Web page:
You’ve come a long way in adding animation to the project. Even though the individual animations are simple, when everything comes together, the composition is awesome.

But if you look closely, you’ll notice that not everything has dynamic behavior.

The score text is still static. It counts the points correctly, but there isn’t much to it.

In Unity, UI elements are also GameObjects, so it should be simple to add some effects, right? Right!

The score increasing just changing the text.

How it is now.

Score Increase Animation

The GameManager has a reference to the text object and is responsible updating the score.

In GameManager.cs, find and replace the entire IncreaseScore(int value) with:

public void IncreaseScore(int value)
{
    gameScore += value;
    scoreDisplay.text = gameScore.ToString();

    // 1
    LeanTween.cancel(scoreDisplay.gameObject);
    scoreDisplay.transform.rotation = Quaternion.Euler(0.0f, 0.0f, 0.0f);
    scoreDisplay.transform.localScale = Vector3.one;

    // 2
    LeanTween.rotateZ(scoreDisplay.gameObject, 15.0f, 0.5f).setEasePunch();
    LeanTween.scaleX(scoreDisplay.gameObject, 1.5f, 0.5f).setEasePunch();
}

As this code has a few new functions, analyze it by blocks:

  1. This block resets the score display GameObject’s appearance. These lines stop any tweening operation acting on scoreDisplay and reset its rotation and scale to avoid any error propagation during gameplay.
  2. The functions in this block add rotation and scale effects to the scoreDisplay GameObject. Here, you declare a rotation along the Z-axis and a scale along the X-axis, with the same easing function.

As you may have realized, you can perform the same operations available for every other GameObject on the UI elements. However, while the tweening code was encapsulated inside each one, the tweening code for the score is inside the GameManager class.

Now, run the game and see your newly animated scores add up.

The score increase animation.

Much better now!

You can use LeanTween to animate other elements, not just ones where you include the script files.

Tweening the Background Color

If you press Play now, you’ll see that the game is complete, but there’s still room for improvement. The background could respond to the game actions as well. It’s the perfect opportunity to go the extra mile and add a few more interesting effects to the visuals.

Before jumping into the code, expand the Level Geometry GameObject in the Hierarchy window. Then select the Background GameObject and look at its properties in the Inspector Window.

Notice that the Sprite Renderer component has a color other than white. This helps create the illusion of three-dimensional space, with the background being at a distance from the foreground.

To act on it, you’ll need a reference to the Background GameObject. So, at the top of GameManager.cs, right below:

public GameObject Paddle;

Add two more variables to represent the reference to the Background GameObject and how much it should shake, like this:

public GameObject Background;
public float backgroundShakeRate = 2.0f;

Now, replace IncreaseScore(int value) again with the following:

public void IncreaseScore(int value)
{
    gameScore += value;
    scoreDisplay.text = gameScore.ToString();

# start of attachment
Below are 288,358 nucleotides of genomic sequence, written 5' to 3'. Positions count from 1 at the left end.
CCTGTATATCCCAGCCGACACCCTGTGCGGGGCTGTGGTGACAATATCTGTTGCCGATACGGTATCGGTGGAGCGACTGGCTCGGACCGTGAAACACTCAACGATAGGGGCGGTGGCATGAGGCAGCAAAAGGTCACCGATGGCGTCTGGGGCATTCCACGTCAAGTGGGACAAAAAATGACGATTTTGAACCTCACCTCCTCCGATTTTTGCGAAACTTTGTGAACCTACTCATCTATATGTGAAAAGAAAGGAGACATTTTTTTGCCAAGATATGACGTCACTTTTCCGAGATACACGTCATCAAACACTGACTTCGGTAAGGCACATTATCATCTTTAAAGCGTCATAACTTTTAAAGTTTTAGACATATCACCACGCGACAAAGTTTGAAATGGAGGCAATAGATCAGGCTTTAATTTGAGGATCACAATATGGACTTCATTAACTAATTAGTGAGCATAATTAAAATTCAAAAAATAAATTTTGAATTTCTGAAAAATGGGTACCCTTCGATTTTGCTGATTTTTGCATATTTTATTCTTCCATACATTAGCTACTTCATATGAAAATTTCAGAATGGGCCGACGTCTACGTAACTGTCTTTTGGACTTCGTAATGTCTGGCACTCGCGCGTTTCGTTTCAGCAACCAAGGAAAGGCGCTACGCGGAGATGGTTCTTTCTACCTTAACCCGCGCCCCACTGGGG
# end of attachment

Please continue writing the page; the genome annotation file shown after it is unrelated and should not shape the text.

LeanTween.cancel(scoreDisplay.gameObject);
    scoreDisplay.transform.rotation = Quaternion.Euler(0.0f, 0.0f, 0.0f);
    scoreDisplay.transform.localScale = Vector3.one;

    LeanTween.rotateZ(scoreDisplay.gameObject, 15.0f, 0.5f).setEasePunch();
    LeanTween.scaleX(scoreDisplay.gameObject, 1.5f, 0.5f).setEasePunch();

    // 1
    LeanTween.move(Background.gameObject, Random.insideUnitCircle * backgroundShakeRate, 0.5f).setEasePunch();

    // 2
    Background.LeanColor(Color.red, 0.3f).setEasePunch().setOnComplete(() =>
        {
            Background.GetComponent<SpriteRenderer>().color = new Color(0.38f, 0.38f, 0.38f);
        });
}

Both move and LeanColor were already used for other elements. Now, you’ll use them slightly differently:

  1. This code uses LeanTween.move(). But in this case, the movement is performed in a random direction by using Random.insideUnitCircle to return a random Vector2 inside a unit circle (a circle with a radius of 1).
  2. This code shows how to define a lambda expression to execute as soon as the animation finishes. In this case, the code redefines the Background sprite color attribute to the default value to avoid changing the color, just like the ball size resets every animation round.

Don’t forget to add the reference you created in the script in the editor as well! Drag the Background GameObject from the Hierarchy window to the appropriate slot in the GameManager.

Adding a reference

Now, click Play and enjoy playing your game. Look how much better it looks compared to the initial project:

The initial project without any animation effects.

The starter project. Feels like it was 20 minutes ago…

Final project gameplay, with ball bouncing, colors flashing and crates rotating.

The final project, it just looks much better.

Where to Go From Here

From here, you can tween away anything!

You can download the completed project files by clicking the Download Materials button at the top or the bottom of this tutorial and continue exploring.

Why not get a feel for creating your custom ease curves in the Unity Editor? Try replacing some easing functions for the elements in the project and modify them as much as you like.

You can also browse the official LeanTween documentation for additional details on the API.

I hope you enjoyed this tutorial. If you have questions, comments or want to show your final project, please join the forums below!